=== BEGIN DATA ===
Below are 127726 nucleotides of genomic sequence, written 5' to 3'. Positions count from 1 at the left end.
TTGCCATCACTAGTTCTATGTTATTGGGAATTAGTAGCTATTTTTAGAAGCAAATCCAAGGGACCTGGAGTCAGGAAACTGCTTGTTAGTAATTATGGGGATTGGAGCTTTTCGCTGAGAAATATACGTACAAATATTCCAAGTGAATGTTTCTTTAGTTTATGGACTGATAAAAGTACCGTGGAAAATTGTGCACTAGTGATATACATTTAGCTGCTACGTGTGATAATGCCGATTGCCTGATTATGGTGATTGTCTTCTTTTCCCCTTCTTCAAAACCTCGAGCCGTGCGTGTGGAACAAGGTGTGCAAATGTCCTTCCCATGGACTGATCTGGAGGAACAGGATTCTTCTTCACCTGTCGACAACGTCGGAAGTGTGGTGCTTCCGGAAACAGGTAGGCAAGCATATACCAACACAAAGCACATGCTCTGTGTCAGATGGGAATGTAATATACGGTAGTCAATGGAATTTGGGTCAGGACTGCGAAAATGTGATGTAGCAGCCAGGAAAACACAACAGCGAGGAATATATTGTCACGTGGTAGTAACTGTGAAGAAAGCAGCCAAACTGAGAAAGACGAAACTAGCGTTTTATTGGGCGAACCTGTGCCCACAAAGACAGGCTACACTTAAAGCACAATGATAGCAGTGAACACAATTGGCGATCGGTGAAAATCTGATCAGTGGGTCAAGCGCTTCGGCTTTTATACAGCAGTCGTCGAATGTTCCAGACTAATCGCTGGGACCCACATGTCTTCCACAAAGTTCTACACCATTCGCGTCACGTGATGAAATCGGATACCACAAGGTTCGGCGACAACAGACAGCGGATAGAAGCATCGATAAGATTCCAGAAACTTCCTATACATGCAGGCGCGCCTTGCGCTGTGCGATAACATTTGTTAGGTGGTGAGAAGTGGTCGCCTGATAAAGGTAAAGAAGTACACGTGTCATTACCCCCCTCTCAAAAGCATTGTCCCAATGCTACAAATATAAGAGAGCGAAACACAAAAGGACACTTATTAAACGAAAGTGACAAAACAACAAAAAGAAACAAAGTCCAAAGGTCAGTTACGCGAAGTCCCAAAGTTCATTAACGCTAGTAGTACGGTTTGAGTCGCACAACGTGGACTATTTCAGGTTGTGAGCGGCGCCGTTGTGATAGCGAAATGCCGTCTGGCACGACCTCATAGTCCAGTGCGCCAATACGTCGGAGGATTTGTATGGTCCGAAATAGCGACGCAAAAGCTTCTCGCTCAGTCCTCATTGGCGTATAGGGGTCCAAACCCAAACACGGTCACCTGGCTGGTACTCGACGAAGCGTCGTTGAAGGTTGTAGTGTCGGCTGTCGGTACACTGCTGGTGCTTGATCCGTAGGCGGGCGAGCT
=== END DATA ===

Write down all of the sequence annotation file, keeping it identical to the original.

Below are 127726 nucleotides of genomic sequence, written 5' to 3'. Positions count from 1 at the left end.
TTGCCATCACTAGTTCTATGTTATTGGGAATTAGTAGCTATTTTTAGAAGCAAATCCAAGGGACCTGGAGTCAGGAAACTGCTTGTTAGTAATTATGGGGATTGGAGCTTTTCGCTGAGAAATATACGTACAAATATTCCAAGTGAATGTTTCTTTAGTTTATGGACTGATAAAAGTACCGTGGAAAATTGTGCACTAGTGATATACATTTAGCTGCTACGTGTGATAATGCCGATTGCCTGATTATGGTGATTGTCTTCTTTTCCCCTTCTTCAAAACCTCGAGCCGTGCGTGTGGAACAAGGTGTGCAAATGTCCTTCCCATGGACTGATCTGGAGGAACAGGATTCTTCTTCACCTGTCGACAACGTCGGAAGTGTGGTGCTTCCGGAAACAGGTAGGCAAGCATATACCAACACAAAGCACATGCTCTGTGTCAGATGGGAATGTAATATACGGTAGTCAATGGAATTTGGGTCAGGACTGCGAAAATGTGATGTAGCAGCCAGGAAAACACAACAGCGAGGAATATATTGTCACGTGGTAGTAACTGTGAAGAAAGCAGCCAAACTGAGAAAGACGAAACTAGCGTTTTATTGGGCGAACCTGTGCCCACAAAGACAGGCTACACTTAAAGCACAATGATAGCAGTGAACACAATTGGCGATCGGTGAAAATCTGATCAGTGGGTCAAGCGCTTCGGCTTTTATACAGCAGTCGTCGAATGTTCCAGACTAATCGCTGGGACCCACATGTCTTCCACAAAGTTCTACACCATTCGCGTCACGTGATGAAATCGGATACCACAAGGTTCGGCGACAACAGACAGCGGATAGAAGCATCGATAAGATTCCAGAAACTTCCTATACATGCAGGCGCGCCTTGCGCTGTGCGATAACATTTGTTAGGTGGTGAGAAGTGGTCGCCTGATAAAGGTAAAGAAGTACACGTGTCATTACCCCCCTCTCAAAAGCATTGTCCCAATGCTACAAATATAAGAGAGCGAAACACAAAAGGACACTTATTAAACGAAAGTGACAAAACAACAAAAAGAAACAAAGTCCAAAGGTCAGTTACGCGAAGTCCCAAAGTTCATTAACGCTAGTAGTACGGTTTGAGTCGCACAACGTGGACTATTTCAGGTTGTGAGCGGCGCCGTTGTGATAGCGAAATGCCGTCTGGCACGACCTCATAGTCCAGTGCGCCAATACGTCGGAGGATTTGTATGGTCCGAAATAGCGACGCAAAAGCTTCTCGCTCAGTCCTCATTGGCGTATAGGGGTCCAAACCCAAACACGGTCACCTGGCTGGTACTCGACGAAGCGTCGTTGAAGGTTGTAGTGTCGGCTGTCGGTACACTGCTGGTGCTTGATCCGTAGGCGGGCGAGCT